What a week it was! The S&P 500, Nasdaq, and Russell 2000 hit all-time highs on Friday, and all registered weekly, monthly, and even quarterly gains. If that's not a good way to walk into October, I don't know what is.

Those high notes aside, here are a few notable developments in the markets this week. 

Good news, finally

Over the first couple of trading days of the week, shares of Blue Apron Holdings (NYSE:APRN) moved roughly 13% higher, before settling in for a 6% weekly gain -- still a great move for a company that has shed roughly 45% of its value since its mid-summer IPO.

The driving force behind the move higher was simple: An analyst finally had good things to say about the company. Matt DiFrisco of Guggenheim Securities initiated coverage on the meal-kit delivery company with a "buy" rating and a price target of $9, far above its current trading price of $5.47. In setting his rating, DiFrisco said Blue Apron is the leader in an industry projected to grow at roughly 25% annually over the next three years.

Two hands hold a tablet showing the words "grocery online" and a graphic of a filled shopping cart.

Image source: Getty Images.

While the meal-kit-delivery company is popular, Blue Apron investors were punched in the gut when Amazon.com (NASDAQ:AMZN) bought Whole Foods Market and made everybody wonder what the internet-retail juggernaut could do to Blue Apron's business model. The fears many had were confirmed when Amazon quietly announced a small Seattle-only test of its own meal-delivery service, which could give us all a glimpse of what the future holds for both Blue Apron and Amazon. 

Speaking of Whole Foods...

The world has plenty of computers and plenty of bad guys, so the hacks will keep on coming. Whole Foods was itself a recent victim, facing a credit card security breach involving its restaurants and other in-store venues. If there's any good news, it's that the breach didn't affect data from its store checkout registers, which Whole Foods says use a different point-of-sale system.

Speaking on CNBC, Jim Cramer made a great point that while the two point-of-sale systems prevented further damage, it also points to how Amazon can make the grocery chain's operations more efficient and drive costs down in ways other than lowering food costs.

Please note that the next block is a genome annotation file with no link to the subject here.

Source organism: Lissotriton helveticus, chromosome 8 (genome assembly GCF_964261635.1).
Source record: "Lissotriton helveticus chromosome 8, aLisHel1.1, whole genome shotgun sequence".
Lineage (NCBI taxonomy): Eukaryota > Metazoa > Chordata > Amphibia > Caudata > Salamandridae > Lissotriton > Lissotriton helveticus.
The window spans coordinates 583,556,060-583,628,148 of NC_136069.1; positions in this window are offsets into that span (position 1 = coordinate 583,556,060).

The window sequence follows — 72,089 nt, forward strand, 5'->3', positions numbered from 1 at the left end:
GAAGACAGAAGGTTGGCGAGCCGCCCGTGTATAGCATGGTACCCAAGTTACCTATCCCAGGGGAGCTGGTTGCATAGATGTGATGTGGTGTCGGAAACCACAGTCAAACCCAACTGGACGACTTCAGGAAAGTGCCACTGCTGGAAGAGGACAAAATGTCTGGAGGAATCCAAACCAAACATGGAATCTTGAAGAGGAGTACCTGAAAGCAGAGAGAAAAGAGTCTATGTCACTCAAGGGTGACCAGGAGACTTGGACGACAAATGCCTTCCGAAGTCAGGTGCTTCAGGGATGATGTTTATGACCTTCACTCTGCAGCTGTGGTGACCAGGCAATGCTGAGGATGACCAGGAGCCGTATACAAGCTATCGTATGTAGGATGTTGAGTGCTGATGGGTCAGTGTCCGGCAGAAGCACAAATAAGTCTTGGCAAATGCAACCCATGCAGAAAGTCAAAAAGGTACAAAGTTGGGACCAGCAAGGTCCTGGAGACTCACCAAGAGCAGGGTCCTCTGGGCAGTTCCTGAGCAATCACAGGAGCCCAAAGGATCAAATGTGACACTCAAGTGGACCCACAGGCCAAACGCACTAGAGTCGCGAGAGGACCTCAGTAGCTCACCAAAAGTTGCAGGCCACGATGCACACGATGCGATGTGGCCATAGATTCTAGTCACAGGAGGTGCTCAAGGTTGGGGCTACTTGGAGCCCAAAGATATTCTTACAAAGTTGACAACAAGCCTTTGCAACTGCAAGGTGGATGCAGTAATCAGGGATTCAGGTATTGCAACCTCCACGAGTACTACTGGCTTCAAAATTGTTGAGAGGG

Whole Foods wasn't the only company to experience such a hack this week. Drive-through restaurant chain Sonic announced that hackers had targeted it in a similar attack.

An intriguing move

Although many economists and analysts see its popularity as a bubble, bitcoin doesn't look to be going away. Using the cryptocurrency to purchase goods can sometimes be a challenge, but Overstock.com (NASDAQ:OSTK) has been testing these waters recently and made an announcement that sent its stock up over 21% for the week.

On Wednesday, Overstock said it would participate in a joint venture to launch a cryptocurrency trading market. Overstock's tZero subsidiary will partner with RenGen LLC and Argon Group on the venture. With Wall Street now a licensed exchange on which traders can move digital tokens in similar fashion to shares of common stock, there's potential for tZero to generate revenue from token listings and commissions.

This is a wildly bold and speculative move, but it reflects Overstock CEO Patrick Byrne's prediction that even major companies will eventually turn to tokens, rather than common stock, to raise capital and distribute ownership. This will be an intriguing story to watch play out over the coming decades, but if investors are confused by the direction of Overstock's recent move, the 20% price jump could give you a chance to take some profits.

Daniel Miller has no position in any of the stocks mentioned. The Motley Fool owns shares of and recommends Amazon. The Motley Fool has a disclosure policy.